The Environment Agency – Abu Dhabi (EAD) has launched an ambitious project aimed at numbering and coding old, endangered trees, which have historical importance in their natural environments and habitats, across the Emirate of Abu Dhabi – a first for the Agency.
The Agency will implement the numbering programme through dual initiatives, which include giving each tree an identification tag bearing serial numbers classified according to the tree type, in addition to electronically numbering trees and identifying them via serial codes linked to geographical databases. This process is being implemented in this integrated form for the first time at the local and regional levels.
Dr. Shaikha Salem Al Dhaheri, Secretary-General of EAD, said, “This project aims to tag old Ghaf and Samar trees of important environmental and heritage values. EAD has begun to implement the programme by identifying the targeted tree species using satellite and aerial images, taking coordinates for each tree and storing them within the geographical databases of the Agency, followed by the actual numbering of the historical trees.”
Dr. Al Dhaheri pointed out that the programme will start from its mountainous protected area “Jebel Hafeet National Park” in Al Ain city, where EAD has implemented a project to rehabilitate Samar trees in areas affected by climate change, illegal human violations and infrastructure development projects. The Agency plans to tag 1,500 Samar trees in the protected area in the first phase of the project, in addition to 1,500 Ghaf trees across the Emirate by the end of the year. The trees will be tagged with specially designed metal panels bearing the species details and tag identification numbers.
Dr. Al Dhaheri also stated that through the project, EAD seeks to achieve its environmental and cultural objectives of protecting local trees from illegal activities. The project will also contribute to enhancing the quality of available data on local trees in natural habitats, a detailed assessment of the condition of each tree as well as other morphological information which will further help in assessing their resilience in combating desertification and mitigating impacts of climate change.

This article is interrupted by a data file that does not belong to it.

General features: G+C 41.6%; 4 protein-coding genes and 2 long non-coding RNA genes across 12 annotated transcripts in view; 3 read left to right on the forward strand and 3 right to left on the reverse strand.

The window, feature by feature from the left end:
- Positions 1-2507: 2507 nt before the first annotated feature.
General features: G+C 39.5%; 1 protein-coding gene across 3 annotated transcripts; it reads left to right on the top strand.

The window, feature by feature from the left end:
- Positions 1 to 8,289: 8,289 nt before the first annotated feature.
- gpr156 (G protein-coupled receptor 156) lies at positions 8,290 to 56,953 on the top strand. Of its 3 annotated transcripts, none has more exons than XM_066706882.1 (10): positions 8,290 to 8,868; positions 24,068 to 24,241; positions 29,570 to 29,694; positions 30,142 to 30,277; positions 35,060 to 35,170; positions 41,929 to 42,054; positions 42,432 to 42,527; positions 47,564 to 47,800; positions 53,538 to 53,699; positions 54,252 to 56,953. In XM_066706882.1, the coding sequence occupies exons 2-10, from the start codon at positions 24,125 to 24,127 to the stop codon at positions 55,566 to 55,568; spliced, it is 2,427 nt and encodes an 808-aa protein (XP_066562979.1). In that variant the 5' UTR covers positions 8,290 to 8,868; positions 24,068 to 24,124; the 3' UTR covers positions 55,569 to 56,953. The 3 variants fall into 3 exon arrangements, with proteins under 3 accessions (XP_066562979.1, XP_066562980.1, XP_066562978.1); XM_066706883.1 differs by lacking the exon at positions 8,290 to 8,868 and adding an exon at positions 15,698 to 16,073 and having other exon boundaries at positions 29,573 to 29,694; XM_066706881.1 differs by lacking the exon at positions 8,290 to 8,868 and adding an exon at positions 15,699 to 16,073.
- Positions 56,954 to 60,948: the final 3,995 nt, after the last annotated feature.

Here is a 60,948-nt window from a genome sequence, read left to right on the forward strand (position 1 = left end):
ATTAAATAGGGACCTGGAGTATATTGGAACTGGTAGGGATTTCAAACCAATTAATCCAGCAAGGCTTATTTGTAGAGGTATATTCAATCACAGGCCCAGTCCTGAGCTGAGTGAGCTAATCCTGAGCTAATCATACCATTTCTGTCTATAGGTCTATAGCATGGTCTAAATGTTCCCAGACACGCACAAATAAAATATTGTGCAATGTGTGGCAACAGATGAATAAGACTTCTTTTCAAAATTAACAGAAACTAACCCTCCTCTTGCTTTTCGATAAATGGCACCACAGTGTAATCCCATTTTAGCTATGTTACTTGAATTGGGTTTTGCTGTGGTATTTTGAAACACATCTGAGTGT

Ahmed Al Hashmi, Acting Executive Director of Terrestrial and Marine Biodiversity at EAD, said, “The numbering of historical trees is one of the main pillars from which EAD will launch a long-term protection plan for local trees in Abu Dhabi to ensure their sustainability as a symbol of our natural heritage and distinguished cultural heritage.”
Al Hashmi pointed out that the natural Ghaf and Samar trees are an important component of the UAE’s plant biodiversity, as these two species were classified among the threatened plant species of Abu Dhabi.
He further stated that EAD has prepared detailed maps of the spread of both Ghaf and Samar trees, which are an important component of the UAE’s plant biodiversity, – a first in the UAE – and has documented the distribution of all Ghaf and Samar trees in the emirate using satellite image analysis.
Al Hashmi added that EAD also checked the number of trees that were monitored through aerial image surveys. Additionally, EAD managed to record around 100,000 wild trees and their presence in association to natural habitats, soil salinity and groundwater and their availability within the emirate’s natural reserves network.
Al Hashmi stressed that analysing this information will contribute to understanding the environmental requirements of these species and determining the extent of the dangers they are exposed to, whether due to human, natural or climatic activities, and thus providing protection for these trees and working to monitor them within their natural habitats to ensure their sustainability.
The numbering of the trees will be carried out using specially prepared metal panels, etched with a distinctive number mounted on the trees. This number is linked to an electronic number within the geographical databases of EAD, where the health status of the trees will be recorded and monitored, as well as their condition and the threats to which they are exposed.
The maps of the trees highlighting their distribution will be shared with the Agency’s various partners, to be taken into consideration when constructing various development projects to ensure their maximum protection.
Abu Dhabi has nearly 100,000 naturally growing Ghaf and Samar trees. Similar to other local trees, these two types are protected under Federal Law No. (24) of the year 1999.